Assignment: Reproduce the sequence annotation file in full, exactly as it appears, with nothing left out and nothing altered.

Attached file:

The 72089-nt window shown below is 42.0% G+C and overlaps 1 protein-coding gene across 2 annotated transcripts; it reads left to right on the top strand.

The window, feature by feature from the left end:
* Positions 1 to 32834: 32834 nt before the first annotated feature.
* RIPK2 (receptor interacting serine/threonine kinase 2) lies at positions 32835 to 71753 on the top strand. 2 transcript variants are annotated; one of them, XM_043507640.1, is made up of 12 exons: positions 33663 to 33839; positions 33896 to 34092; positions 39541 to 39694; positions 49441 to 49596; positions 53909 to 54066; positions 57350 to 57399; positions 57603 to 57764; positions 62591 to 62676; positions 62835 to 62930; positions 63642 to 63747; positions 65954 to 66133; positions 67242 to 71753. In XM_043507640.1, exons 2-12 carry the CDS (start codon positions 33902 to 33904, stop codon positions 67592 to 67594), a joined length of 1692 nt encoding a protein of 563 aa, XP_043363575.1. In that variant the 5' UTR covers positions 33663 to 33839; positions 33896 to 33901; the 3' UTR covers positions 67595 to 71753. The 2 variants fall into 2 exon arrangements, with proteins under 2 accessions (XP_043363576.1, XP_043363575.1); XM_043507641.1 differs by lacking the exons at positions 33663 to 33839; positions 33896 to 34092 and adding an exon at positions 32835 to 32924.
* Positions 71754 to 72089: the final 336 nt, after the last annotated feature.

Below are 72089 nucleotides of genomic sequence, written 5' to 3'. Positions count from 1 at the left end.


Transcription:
The 72089-nt window shown below is 42.0% G+C and overlaps 1 protein-coding gene across 2 annotated transcripts; it reads left to right on the top strand.

The window, feature by feature from the left end:
* Positions 1 to 32834: 32834 nt before the first annotated feature.
* RIPK2 (receptor interacting serine/threonine kinase 2) lies at positions 32835 to 71753 on the top strand. 2 transcript variants are annotated; one of them, XM_043507640.1, is made up of 12 exons: positions 33663 to 33839; positions 33896 to 34092; positions 39541 to 39694; positions 49441 to 49596; positions 53909 to 54066; positions 57350 to 57399; positions 57603 to 57764; positions 62591 to 62676; positions 62835 to 62930; positions 63642 to 63747; positions 65954 to 66133; positions 67242 to 71753. In XM_043507640.1, exons 2-12 carry the CDS (start codon positions 33902 to 33904, stop codon positions 67592 to 67594), a joined length of 1692 nt encoding a protein of 563 aa, XP_043363575.1. In that variant the 5' UTR covers positions 33663 to 33839; positions 33896 to 33901; the 3' UTR covers positions 67595 to 71753. The 2 variants fall into 2 exon arrangements, with proteins under 2 accessions (XP_043363576.1, XP_043363575.1); XM_043507641.1 differs by lacking the exons at positions 33663 to 33839; positions 33896 to 34092 and adding an exon at positions 32835 to 32924.
* Positions 71754 to 72089: the final 336 nt, after the last annotated feature.

Below are 72089 nucleotides of genomic sequence, written 5' to 3'. Positions count from 1 at the left end.